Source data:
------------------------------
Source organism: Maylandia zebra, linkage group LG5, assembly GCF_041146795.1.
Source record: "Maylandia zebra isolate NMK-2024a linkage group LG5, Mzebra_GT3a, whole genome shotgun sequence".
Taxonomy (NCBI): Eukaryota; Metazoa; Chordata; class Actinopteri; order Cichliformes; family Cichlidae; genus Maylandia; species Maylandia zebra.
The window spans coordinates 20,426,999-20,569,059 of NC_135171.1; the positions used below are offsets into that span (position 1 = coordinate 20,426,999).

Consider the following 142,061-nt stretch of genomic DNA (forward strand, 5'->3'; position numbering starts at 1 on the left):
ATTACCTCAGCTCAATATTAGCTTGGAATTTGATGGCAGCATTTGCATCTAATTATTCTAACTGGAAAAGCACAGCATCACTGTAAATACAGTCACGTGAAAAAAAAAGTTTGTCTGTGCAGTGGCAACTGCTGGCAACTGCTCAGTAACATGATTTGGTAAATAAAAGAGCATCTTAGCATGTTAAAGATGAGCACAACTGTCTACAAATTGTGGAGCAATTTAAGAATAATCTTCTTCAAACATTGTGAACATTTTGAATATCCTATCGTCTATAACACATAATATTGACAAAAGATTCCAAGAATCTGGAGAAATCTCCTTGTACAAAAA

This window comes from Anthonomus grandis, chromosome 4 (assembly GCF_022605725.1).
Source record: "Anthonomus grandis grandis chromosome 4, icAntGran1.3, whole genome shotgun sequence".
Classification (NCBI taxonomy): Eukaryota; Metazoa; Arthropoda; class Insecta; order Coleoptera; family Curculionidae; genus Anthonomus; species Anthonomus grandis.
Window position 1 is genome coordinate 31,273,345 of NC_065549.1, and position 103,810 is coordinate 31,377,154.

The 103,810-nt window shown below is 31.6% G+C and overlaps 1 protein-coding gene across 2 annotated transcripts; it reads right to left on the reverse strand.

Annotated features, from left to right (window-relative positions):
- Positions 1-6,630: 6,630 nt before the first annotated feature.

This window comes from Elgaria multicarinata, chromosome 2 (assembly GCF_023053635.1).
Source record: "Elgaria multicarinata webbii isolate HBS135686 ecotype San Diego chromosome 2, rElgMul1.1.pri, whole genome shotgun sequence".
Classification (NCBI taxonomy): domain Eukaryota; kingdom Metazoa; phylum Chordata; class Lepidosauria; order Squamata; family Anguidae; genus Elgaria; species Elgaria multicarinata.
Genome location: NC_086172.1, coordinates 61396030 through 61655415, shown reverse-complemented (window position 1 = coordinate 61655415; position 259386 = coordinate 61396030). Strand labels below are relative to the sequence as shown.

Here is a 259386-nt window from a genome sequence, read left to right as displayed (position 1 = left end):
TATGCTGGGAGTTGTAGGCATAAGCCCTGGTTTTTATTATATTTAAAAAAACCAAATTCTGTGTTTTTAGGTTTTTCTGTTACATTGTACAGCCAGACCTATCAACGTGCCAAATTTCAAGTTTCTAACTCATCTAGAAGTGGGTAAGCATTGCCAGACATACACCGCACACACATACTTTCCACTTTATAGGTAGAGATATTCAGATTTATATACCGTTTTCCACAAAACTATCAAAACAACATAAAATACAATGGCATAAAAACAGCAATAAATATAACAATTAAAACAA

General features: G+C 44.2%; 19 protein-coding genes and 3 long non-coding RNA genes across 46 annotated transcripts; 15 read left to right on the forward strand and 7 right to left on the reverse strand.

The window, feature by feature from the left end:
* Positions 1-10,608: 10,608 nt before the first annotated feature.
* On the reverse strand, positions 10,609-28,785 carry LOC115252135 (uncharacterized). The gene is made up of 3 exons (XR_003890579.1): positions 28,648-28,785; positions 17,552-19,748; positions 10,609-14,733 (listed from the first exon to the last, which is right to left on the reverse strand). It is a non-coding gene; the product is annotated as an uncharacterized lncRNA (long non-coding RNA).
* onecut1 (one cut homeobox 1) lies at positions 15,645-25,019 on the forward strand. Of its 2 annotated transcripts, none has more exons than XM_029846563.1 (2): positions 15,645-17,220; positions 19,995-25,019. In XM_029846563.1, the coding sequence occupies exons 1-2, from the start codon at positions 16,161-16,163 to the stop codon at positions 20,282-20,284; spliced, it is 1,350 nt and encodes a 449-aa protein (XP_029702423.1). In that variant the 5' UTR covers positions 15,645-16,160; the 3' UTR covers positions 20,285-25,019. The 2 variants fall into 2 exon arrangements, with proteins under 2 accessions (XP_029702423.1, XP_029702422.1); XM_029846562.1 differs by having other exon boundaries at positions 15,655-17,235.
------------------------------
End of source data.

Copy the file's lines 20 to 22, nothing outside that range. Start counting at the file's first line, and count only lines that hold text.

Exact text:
General features: G+C 44.2%; 19 protein-coding genes and 3 long non-coding RNA genes across 46 annotated transcripts; 15 read left to right on the forward strand and 7 right to left on the reverse strand.

The window, feature by feature from the left end:
* Positions 1-10,608: 10,608 nt before the first annotated feature.